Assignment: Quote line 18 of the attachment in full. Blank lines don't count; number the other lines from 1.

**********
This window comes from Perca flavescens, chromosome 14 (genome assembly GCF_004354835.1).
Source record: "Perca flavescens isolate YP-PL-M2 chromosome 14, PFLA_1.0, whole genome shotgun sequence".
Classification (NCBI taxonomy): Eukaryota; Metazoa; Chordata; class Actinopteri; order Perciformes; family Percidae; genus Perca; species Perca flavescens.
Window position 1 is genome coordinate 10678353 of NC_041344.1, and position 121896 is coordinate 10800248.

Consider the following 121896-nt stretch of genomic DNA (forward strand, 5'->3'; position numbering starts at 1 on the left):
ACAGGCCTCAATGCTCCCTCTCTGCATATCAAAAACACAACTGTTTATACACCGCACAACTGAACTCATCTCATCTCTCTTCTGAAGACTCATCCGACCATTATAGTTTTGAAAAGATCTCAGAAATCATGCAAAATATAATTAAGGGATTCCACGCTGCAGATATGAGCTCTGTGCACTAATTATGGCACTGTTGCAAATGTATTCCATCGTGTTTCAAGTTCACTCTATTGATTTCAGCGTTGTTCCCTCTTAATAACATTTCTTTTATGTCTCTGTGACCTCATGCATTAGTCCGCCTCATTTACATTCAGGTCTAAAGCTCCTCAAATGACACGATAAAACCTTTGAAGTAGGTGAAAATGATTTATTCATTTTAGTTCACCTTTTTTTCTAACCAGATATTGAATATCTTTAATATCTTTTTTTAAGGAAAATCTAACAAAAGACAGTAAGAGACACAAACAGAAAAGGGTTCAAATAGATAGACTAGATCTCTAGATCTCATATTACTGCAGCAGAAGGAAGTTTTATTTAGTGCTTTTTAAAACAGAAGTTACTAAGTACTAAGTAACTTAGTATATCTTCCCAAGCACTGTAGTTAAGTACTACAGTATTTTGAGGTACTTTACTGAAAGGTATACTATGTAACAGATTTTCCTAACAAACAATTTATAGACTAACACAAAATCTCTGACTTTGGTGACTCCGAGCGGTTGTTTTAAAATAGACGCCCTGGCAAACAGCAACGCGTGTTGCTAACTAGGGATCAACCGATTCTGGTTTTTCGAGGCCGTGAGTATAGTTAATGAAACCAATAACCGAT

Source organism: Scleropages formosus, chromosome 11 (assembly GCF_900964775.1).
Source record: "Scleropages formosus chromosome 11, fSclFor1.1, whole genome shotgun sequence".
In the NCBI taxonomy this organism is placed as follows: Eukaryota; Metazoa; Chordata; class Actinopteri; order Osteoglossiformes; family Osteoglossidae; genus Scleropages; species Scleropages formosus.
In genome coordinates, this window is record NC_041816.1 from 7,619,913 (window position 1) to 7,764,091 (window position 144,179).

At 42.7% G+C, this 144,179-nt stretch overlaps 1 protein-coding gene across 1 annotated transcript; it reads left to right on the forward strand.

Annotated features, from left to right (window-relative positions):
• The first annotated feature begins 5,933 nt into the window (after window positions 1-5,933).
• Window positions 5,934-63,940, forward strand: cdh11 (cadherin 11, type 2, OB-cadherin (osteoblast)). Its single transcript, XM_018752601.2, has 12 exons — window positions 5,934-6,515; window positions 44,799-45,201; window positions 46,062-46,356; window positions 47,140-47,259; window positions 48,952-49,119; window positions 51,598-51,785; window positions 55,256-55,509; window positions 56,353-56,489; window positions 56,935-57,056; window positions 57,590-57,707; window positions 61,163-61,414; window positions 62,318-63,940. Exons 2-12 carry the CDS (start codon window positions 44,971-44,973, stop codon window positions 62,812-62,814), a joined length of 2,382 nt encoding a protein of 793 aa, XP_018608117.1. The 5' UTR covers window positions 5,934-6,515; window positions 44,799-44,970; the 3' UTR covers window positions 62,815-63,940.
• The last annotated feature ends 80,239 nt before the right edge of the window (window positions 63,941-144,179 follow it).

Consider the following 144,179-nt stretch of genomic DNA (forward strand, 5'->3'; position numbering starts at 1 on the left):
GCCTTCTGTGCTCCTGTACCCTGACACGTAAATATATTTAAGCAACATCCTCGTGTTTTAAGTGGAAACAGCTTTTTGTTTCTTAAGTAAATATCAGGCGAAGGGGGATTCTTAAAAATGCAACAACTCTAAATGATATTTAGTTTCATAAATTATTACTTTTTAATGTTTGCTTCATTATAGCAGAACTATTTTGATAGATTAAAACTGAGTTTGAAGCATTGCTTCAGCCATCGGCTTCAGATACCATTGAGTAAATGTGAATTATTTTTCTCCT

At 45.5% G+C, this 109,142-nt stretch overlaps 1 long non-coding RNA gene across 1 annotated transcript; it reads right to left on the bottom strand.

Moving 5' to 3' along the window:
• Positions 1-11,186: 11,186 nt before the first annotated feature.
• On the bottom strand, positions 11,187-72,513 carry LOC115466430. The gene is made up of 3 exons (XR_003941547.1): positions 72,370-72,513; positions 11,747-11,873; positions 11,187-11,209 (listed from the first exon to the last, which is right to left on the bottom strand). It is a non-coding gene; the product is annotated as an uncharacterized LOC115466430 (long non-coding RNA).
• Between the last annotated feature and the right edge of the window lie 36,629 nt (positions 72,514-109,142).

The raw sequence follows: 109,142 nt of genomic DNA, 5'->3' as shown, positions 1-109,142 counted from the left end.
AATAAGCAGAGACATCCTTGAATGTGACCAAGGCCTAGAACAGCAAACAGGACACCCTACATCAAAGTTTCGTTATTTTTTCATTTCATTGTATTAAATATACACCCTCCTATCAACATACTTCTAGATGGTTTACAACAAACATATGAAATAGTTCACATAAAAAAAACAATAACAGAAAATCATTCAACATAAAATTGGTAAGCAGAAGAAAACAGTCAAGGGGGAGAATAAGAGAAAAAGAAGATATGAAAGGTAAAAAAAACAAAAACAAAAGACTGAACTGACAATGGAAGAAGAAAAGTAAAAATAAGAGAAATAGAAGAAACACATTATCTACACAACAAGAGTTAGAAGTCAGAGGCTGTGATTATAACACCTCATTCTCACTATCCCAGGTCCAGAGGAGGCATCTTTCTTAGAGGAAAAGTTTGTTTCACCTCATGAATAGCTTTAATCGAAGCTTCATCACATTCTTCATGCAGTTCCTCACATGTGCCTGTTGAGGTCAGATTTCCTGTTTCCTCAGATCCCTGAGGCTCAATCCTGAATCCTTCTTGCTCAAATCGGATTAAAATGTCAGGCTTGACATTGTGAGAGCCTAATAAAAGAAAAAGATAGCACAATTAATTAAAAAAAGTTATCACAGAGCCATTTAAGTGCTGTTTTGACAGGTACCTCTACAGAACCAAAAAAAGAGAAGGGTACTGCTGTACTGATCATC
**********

At 45.5% G+C, this 109,142-nt stretch overlaps 1 long non-coding RNA gene across 1 annotated transcript; it reads right to left on the bottom strand.